# How many times, are they multiples?

You are given three parameters: start(int), end(int) and list(of int);

Make a function that returns the amount of times all the numbers between start and end are multiples of the elements in the list. example:

start = 15; end = 18; list = [2, 4, 3];
15 => 1 (is multiple of 3)
16 => 2 (is multiple of 2 and 4)
17 => 0
18 => 2 (is multiple of 2 and 3)
result = 5

The function should accept two positive integer numbers and an array of integers as parameters, returning the total integer number. Assume that start is less <= end.

examples:

Multiple(1, 10, [1, 2]); => 15
Multiple(1, 800, [7, 8]); => 214
Multiple(301, 5000,[13, 5]); => 1301

The shortest solution is the victor!!! May he odds be ever in your favor...

New contributor
Rui Silva is a new contributor to this site. Take care in asking for clarification, commenting, and answering. Check out our Code of Conduct.
• Nice challenge! Presumably the winning criterion is shortest code? In which case you should say so explicitly, and add the code-golf tag. – Robin Ryder Dec 2 at 10:16
• Can we assume that start will always be less than end? – Galen Ivanov Dec 2 at 11:49
• You say integers. So start, end or the elements in list may be non-positive? – Seb Dec 3 at 11:17
• Thanks for the feedback, I was lacking that in the problem. – Rui Silva Dec 3 at 14:43
• I'd like to ask a question (as I'm really new in this channel), how do I decide the winner? since each language has it's own limitations... Or is it simply a personal preference? – Rui Silva 8 hours ago

# 05AB1E, 5 bytes

ŸÑ˜åO

Try it online!

### Explanation

Ÿ       - the numbers between start and end
Ñ      - get their divisors
˜     - deep flatten this list
å    - find the instances of the elements in the list in these divisors
O   - Sum this

# JavaScript (Node.js), 44 bytes

(a,x,y)=>a.map(n=>t+=y/n-(~-x/n|0)|0,t=0)&&t

Try it online!

# Python 2, 38 bytes

lambda a,x,y:sum(y/i-~-x/i for i in a)

Try it online!

$$\ \sum _{i \in list} \lfloor \frac{end}{i} \rfloor - \lfloor \frac{start-1}{i} \rfloor \$$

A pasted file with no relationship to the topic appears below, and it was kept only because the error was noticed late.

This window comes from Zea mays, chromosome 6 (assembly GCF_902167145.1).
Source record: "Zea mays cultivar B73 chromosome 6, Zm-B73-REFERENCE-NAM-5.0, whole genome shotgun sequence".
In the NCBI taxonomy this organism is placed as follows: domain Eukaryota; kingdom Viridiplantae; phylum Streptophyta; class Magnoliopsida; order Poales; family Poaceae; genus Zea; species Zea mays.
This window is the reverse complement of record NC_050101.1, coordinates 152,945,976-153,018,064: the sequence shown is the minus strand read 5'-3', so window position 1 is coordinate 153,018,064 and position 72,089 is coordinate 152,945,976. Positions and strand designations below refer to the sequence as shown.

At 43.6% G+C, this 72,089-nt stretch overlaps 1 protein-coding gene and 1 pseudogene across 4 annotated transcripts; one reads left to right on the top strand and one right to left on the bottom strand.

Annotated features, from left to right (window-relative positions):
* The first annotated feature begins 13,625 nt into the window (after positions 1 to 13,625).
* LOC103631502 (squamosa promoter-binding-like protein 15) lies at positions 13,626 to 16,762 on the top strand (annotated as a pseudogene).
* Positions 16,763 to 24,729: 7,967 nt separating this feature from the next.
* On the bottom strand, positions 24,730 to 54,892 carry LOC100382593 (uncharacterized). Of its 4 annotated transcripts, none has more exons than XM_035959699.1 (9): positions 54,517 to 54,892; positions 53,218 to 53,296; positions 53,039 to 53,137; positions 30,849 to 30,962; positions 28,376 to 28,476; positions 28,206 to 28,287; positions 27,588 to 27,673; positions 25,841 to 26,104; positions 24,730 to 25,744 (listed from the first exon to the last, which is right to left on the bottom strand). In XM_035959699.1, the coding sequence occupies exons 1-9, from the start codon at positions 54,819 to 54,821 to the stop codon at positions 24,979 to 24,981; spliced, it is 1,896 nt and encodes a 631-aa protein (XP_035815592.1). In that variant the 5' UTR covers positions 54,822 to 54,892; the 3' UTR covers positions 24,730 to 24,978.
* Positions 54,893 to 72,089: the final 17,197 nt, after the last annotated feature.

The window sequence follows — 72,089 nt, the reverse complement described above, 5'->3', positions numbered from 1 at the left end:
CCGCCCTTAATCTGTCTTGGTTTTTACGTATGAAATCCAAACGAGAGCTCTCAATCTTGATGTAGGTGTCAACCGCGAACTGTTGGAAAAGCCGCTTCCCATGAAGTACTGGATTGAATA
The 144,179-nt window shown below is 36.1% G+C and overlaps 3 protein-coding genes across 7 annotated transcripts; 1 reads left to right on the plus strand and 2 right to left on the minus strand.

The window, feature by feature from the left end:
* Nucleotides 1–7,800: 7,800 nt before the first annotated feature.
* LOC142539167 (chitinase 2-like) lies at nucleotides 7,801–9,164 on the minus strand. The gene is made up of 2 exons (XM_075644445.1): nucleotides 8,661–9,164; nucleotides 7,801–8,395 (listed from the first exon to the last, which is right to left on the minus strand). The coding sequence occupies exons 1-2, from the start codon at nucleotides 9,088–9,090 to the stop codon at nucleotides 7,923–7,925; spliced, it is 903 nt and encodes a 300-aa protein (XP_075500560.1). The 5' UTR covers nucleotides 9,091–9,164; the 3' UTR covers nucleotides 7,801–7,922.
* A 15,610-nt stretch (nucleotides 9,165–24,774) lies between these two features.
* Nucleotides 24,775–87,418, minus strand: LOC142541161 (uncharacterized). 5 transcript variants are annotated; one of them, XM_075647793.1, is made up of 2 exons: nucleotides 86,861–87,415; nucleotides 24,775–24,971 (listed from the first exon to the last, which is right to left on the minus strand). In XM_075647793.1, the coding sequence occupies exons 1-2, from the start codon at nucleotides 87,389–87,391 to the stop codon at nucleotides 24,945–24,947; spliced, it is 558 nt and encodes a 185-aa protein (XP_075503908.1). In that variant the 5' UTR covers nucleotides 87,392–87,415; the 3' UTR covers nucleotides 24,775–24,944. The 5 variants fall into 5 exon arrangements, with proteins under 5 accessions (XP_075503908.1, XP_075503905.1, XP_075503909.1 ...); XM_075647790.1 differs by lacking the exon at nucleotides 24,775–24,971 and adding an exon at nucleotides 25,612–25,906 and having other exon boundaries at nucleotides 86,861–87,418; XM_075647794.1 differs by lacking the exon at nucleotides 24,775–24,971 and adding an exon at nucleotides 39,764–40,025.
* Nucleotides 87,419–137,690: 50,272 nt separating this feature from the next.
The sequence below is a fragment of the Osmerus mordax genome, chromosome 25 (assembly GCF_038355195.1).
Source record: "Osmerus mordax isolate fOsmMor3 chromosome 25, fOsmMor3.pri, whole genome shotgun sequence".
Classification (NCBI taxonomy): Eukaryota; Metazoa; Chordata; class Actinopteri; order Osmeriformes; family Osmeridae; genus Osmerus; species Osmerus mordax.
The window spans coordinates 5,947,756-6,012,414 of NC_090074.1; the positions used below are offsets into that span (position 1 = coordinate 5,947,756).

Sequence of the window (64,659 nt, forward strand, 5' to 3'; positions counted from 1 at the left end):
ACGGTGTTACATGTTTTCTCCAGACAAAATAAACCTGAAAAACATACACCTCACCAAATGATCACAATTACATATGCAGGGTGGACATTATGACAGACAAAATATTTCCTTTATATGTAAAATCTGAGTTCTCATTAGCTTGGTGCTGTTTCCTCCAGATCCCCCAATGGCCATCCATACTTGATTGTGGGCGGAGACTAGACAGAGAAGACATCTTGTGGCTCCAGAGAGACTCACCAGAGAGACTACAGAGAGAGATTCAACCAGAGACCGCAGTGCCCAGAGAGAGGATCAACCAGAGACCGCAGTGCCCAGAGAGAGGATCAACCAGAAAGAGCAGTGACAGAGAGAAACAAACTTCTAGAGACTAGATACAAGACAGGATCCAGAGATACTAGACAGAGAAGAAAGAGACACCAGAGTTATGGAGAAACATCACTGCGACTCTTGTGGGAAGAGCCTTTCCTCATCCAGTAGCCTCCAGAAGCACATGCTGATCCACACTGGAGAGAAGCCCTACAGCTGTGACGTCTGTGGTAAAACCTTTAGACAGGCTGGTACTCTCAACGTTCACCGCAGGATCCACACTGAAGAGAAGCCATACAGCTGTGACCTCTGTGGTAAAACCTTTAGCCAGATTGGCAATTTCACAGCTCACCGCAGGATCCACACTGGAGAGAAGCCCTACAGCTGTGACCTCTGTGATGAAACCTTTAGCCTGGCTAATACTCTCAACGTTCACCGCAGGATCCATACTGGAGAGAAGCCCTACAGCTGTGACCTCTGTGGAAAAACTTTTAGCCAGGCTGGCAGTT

The answer seems trivial and naive. So am I misunderstand something?

• Your Python answer is right -- I was going to post the same. Congrats on figuring out the simplification. I'm disappointed nobody else had found the floor-division idea earlier, at least on my quick glance of the answers. – xnor Dec 3 at 9:50
• @xnor the formula comes up with my mind just after I read the question. But since the question is posted ~1d ago (and no one using it), I can't quite believe it could be correct. After posting the JavaScript version, I realized that by using Python I could save many bytes.. – tsh Dec 3 at 9:55

(a#b)x=sum[1|0<-mod<$>[a..b]<*>x] Try it online! Explanation: (a#b)x --take two values a and b and the list x [a..b] --generate the range a, a+1, ... , b mod<$>[a..b]      --partially apply "mod" to each entry of the list
mod<$>[a..b]<*>x --apply the partially applied functions to all values of the list x [1|0<-mod<$>[a..b]<*>x] --generate a new list with a one for every zero in the previously computed list

Try it online!

# C# (Visual C# Interactive Compiler), 54 bytes

(a,b,l)=>l.Where(x=>a%x<1).Count()+(++a>b?0:f(a,b,l));

Try it online!

Recursive approach

• It's recursive, but you don't define f. You should define it like this: f=(a,b,l)=>... – Olivier Grégoire Dec 2 at 22:39
• @OlivierGrégoire If it is recursive, you have to include the whole function definition: Func<int,int,IEnumerable<int>,int>f=(a,b,l)=>..., since f=(a,b,l)=>... is not a valid expression (f does not exist yet). However, it would just be shorter to do int f(int a,int b,IEnumerable<int>l)=>... – Embodiment of Ignorance Dec 3 at 4:12
• if you take in int[] instead of IEnumerable<int> you can use Length instead of Count(), removing 1 byte – Ivan García Topete 2 days ago

# SimpleTemplate, 86 bytes

Yeah, kinda long, but it works!
Receives 2 numbers (in any order) and an array/string of 1-digit numbers (e.g.: "243"), passed to the render() method of the compiler.

{@fori fromargv.0 toargv.1}{@eachargv.2}{@ifi is multiple_}{@incR}{@/}{@/}{@/}{@echoR}

Displays the result or nothing, if none is

Ungolfed

{@set count 0}
{@for i from argv.0 to argv.1}
{@each argv.2 as number}
{@if i is multiple of number}
{@inc by 1 count}
{@/}
{@/}
{@/}
{@echo count}

Should be mostly straightforward.

Change line 986 to test the golfed and ungolfed versions, and line 988 to get the input.

## Mathematica, 52 bytes

f[s_,e_,l_]:=(q=Quotient;Total[q[e,#]-q[s-1,#]&/@l])

This uses the simplification formula from @tsh

A less clever solution at 66 bytes but more directly following the OP:

f[s_,e_,l_]:=Total[Length@Intersection[Divisors@#,l]&/@Range[s,e]]